One BBC-related issue which we find ourselves having to raise on these pages with disturbing frequency is that of the inadequate introduction of guests or interviewees linked to political NGOs. In our round-up of NGO contributors to BBC content in 2014 we noted that:
“In some instances an interviewee or contributor to BBC content was presented to audiences by name and with the title of his or her organization, but more often than not the political agenda of that organization and the interviewee’s resulting “standpoint” were not adequately clarified – as demanded by BBC editorial guidelines on impartiality. The same practice was evident when quotes were used from organisations’ press releases without being attributed to a specific person. […]
In other cases, interviewees or contributors were presented by name only and – again in breach of editorial guidelines – BBC audiences were not informed of their affiliations with campaigning organisations or of the fact that their contribution should be assessed within the context of a particular political agenda.”
On at least two occasions last year the ‘Senior Campaigns Officer’ for ‘War on Want‘, Rafeef Ziadah, was interviewed on BBC Radio 4. On one occasion – in a programme about Jerusalem – Ziadah’s employment at ‘War on Want’ and her activism in the BDS movement were not clarified to listeners at all, whilst on the other – in a programme about drones – her position at ‘War on Want’ was mentioned but the BBC did not bother to meet its own editorial guidelines by informing audiences about that organisation’s anti-Israel campaigning.
One recent manifestation of that political campaigning comes in the form of an offer from ‘War on Want’ to supply props to student groups organizing ‘Israel Apartheid Week’ events at UK universities. Students are encouraged to:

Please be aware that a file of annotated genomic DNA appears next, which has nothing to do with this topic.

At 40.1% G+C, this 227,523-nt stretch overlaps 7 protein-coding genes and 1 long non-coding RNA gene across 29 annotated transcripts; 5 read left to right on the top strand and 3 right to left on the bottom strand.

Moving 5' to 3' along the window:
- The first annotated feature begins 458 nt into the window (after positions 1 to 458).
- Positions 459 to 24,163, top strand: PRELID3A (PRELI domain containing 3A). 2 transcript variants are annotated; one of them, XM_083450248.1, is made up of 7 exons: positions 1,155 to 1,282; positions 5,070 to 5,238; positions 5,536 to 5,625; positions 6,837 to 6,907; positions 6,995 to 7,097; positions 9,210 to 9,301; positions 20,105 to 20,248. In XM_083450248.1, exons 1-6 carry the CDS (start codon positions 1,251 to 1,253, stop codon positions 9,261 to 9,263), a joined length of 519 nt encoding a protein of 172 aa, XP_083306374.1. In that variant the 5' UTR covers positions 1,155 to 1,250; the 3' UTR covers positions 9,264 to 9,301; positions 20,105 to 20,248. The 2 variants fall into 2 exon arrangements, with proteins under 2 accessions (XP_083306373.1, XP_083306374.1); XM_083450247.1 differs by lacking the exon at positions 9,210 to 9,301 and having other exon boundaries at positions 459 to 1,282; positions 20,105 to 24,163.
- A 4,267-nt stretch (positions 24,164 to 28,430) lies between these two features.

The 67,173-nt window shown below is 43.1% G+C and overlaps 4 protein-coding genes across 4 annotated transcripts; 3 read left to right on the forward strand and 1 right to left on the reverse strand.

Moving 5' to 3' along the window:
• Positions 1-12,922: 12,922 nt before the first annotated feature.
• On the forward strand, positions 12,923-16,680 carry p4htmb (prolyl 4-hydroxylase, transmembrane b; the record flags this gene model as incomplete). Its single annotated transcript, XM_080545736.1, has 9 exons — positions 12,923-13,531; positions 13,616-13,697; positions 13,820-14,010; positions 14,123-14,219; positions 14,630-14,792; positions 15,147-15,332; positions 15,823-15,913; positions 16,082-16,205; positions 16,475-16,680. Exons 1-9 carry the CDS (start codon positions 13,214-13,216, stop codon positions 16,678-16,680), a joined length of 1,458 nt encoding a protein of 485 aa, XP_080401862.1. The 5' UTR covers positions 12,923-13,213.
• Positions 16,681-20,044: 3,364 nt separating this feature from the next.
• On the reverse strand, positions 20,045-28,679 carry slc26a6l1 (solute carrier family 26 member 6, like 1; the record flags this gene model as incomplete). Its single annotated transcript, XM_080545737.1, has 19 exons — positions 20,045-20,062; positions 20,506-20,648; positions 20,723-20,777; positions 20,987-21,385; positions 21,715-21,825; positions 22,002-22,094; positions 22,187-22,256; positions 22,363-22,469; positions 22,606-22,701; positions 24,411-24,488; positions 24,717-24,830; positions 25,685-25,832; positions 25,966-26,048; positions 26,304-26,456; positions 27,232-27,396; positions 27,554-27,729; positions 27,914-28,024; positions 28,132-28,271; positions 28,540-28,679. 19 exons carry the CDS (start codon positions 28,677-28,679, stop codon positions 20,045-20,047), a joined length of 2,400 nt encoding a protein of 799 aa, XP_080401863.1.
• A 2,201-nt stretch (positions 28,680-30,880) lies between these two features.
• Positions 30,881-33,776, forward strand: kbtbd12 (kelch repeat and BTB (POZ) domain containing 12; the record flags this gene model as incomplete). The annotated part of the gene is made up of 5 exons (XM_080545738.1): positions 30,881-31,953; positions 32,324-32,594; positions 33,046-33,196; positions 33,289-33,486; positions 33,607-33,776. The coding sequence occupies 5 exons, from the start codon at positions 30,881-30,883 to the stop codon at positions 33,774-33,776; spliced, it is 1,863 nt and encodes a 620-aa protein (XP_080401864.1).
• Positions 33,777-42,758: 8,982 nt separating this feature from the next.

“Organise an Apartheid Wall display on your campus to raise awareness about the ongoing destruction and human rights violations caused by the Wall. Props available to borrow are:
Six wall panels. Each panel measures approximately 2 metres x 1 metre and is heavy and must be supported. Your group may borrow some or all of the panels.
One watch tower measuring 2 metres by 70cm diametre. It is very heavy.
Four cardboard/paper mache over sized guns measuring 1.5 metres each (new – not in picture)”
In other words, the BBC has provided audiences with information on Israel-related issues by means of a representative of an organization with a very clear political agenda which has been repeatedly concealed from listeners.
An additional aspect of this issue is the fact that among the bodies funding ‘War on Want’ is the UK charity ‘Comic Relief’ which is supported by the BBC. This year’s annual fundraising drive – known as ‘Red Nose Day‘ – will take place on March 13th, with much BBC One programming devoted to the event. As we noted here two years ago:
“As a publicly funded body committed to impartiality, it is imperative for the BBC to ensure that – via its partnership with Comic Relief – it is not associated with organisations such as War on Want which demonise Israel as part of a racist campaign to deny self-determination to one specific ethnic group.”
Unfortunately, not only has nothing changed on that front since those words were written, but BBC collaboration with the amplification of the ‘War on Want’ political agenda by means of inadequately introduced interviews with its ‘Senior Campaigns Officer’ appear to have become the norm.
If the BBC’s Director of Television is as concerned about antisemitism in the UK as his remarks last December suggest, a serious review of the activities of organisations funded via his programming is just as urgent as examination of the corporation’s failure (despite the repeated lip service paid to that issue) to adhere to its own editorial guidelines on impartiality when introducing guests and interviewees.